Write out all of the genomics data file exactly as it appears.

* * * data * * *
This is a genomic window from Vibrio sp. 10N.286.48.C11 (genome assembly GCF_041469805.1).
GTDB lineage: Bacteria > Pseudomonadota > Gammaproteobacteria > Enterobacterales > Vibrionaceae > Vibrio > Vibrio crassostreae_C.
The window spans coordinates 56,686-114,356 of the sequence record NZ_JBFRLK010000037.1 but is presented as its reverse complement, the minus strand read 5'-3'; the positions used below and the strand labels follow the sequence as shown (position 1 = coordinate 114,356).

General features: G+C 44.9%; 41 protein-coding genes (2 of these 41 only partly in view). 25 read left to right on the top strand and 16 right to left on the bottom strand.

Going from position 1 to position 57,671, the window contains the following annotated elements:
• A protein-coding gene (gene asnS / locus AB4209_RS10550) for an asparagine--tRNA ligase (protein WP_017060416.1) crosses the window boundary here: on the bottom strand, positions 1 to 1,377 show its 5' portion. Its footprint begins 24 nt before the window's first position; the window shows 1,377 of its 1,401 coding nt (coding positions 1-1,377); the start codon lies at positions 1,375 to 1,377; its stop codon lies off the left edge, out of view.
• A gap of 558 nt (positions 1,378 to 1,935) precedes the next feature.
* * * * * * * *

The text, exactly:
This is a genomic window from Vibrio sp. 10N.286.48.C11 (genome assembly GCF_041469805.1).
GTDB lineage: Bacteria > Pseudomonadota > Gammaproteobacteria > Enterobacterales > Vibrionaceae > Vibrio > Vibrio crassostreae_C.
The window spans coordinates 56,686-114,356 of the sequence record NZ_JBFRLK010000037.1 but is presented as its reverse complement, the minus strand read 5'-3'; the positions used below and the strand labels follow the sequence as shown (position 1 = coordinate 114,356).

General features: G+C 44.9%; 41 protein-coding genes (2 of these 41 only partly in view). 25 read left to right on the top strand and 16 right to left on the bottom strand.

Going from position 1 to position 57,671, the window contains the following annotated elements:
• A protein-coding gene (gene asnS / locus AB4209_RS10550) for an asparagine--tRNA ligase (protein WP_017060416.1) crosses the window boundary here: on the bottom strand, positions 1 to 1,377 show its 5' portion. Its footprint begins 24 nt before the window's first position; the window shows 1,377 of its 1,401 coding nt (coding positions 1-1,377); the start codon lies at positions 1,375 to 1,377; its stop codon lies off the left edge, out of view.
• A gap of 558 nt (positions 1,378 to 1,935) precedes the next feature.